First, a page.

HYDERABAD: An elderly man Syed Ishaque who claims to be the first live liver donor in Asia, and who already had six stents in his heart, recently underwent successful high-risk bypass surgery conducted by a team of doctors led by renowned heart surgeon Dr Prateek Bhatnagar, Director, Cardiac Surgery at a private hospital in Hyderabad.
Syed, a resident of Maharashtra, is 71 years old now and he donated the left lobe of his liver to his brother back in 1998. After donating a part of his liver, Syed led a very normal life. He later on somehow developed a heart condition and his heart was stented in 2000, 2005 and 2011 and since then everything got back to normal. This year, he was admitted to a private hospital in Hyderabad after the doctors found blockage of arteries in the heart through the angiography report.
“I had donated left lobe of my liver to my elder brother back in 1998 and thus I became the first person in Asia to do so. After liver transplantation, I developed some cholesterol leading to heart conditions. I was operated thrice on my heart, in 2000, 2005 and in 2011, leaving me with 6 stents in my heart at various places,” Syed told ANI.
“Then after that in this year, 2020 I underwent an angiography diagnosis and the report showed multiple blockages near the stents and I was soon asked to get admitted in the hospital by Dr. Prateek Bhatnagar. And on October 1, 2020, I successfully underwent a high-risk heart surgery by Dr. Prateek Bhatnagar,” he added.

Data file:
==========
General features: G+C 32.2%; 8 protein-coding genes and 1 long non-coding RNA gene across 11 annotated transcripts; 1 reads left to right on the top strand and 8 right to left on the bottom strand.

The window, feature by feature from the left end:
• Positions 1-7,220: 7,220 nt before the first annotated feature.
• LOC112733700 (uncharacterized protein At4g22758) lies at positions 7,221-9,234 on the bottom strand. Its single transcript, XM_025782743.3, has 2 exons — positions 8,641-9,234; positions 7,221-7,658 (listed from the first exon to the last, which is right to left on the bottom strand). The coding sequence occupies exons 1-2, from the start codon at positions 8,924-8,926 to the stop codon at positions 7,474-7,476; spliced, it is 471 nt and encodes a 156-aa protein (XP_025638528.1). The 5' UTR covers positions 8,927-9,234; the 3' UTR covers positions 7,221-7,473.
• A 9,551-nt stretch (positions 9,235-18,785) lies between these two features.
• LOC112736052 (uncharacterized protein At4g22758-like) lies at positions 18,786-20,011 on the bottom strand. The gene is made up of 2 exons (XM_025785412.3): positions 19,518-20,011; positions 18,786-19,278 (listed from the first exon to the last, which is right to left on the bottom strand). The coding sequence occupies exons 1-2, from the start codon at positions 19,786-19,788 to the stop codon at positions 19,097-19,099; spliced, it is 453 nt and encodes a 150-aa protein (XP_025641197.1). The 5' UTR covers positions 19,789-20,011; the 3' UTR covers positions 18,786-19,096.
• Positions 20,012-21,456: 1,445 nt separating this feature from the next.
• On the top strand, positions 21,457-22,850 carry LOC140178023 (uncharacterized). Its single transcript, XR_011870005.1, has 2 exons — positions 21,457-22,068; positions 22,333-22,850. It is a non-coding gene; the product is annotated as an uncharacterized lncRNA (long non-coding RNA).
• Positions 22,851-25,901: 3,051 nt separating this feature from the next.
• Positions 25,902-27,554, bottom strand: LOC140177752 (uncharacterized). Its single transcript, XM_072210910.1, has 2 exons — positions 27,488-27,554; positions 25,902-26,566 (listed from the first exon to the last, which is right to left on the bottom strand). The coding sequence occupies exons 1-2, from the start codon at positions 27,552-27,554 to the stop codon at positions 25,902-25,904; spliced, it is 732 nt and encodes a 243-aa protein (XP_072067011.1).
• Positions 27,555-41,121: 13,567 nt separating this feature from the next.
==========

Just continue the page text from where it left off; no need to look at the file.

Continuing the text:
Syed was put in ICU (Intensive care unit) for 5 to 6 days and then was moved to a separate room in the hospital.
Dr Bhatnagar said that Syed developed blockages in the heart a couple of years after donating live liver in 1998, for which stents were inserted.
“Recently, it was found two of his arteries were significantly blocked. For which, I performed beating heart surgery on October 1. We followed the heart surgery technique’ in which the surgery is conducted without stopping the heartbeat or by mechanizing the supply of blood to the body organs by machines during surgery. Due to this kind of surgery, we allow a ‘pulsatile’ blood flow to the vital body organs,” Dr Bhatnagar said.
“And in this case, since the patients have donated his liver in the past, it would be very helpful for them. After the surgery was successful, we conducted tests on his liver to ensure its proper functioning. After 2 to 3 days of surgery, Syed started to walk and he is back to normal again,” said the doctor.
Dr. Prateek added that people like Syed must be an inspiration for the people who come forward for body parts donation. The doctor also said that after liver donation, if the donor has developed some heart condition, then they can be surgically treated by experienced doctors. (ANI)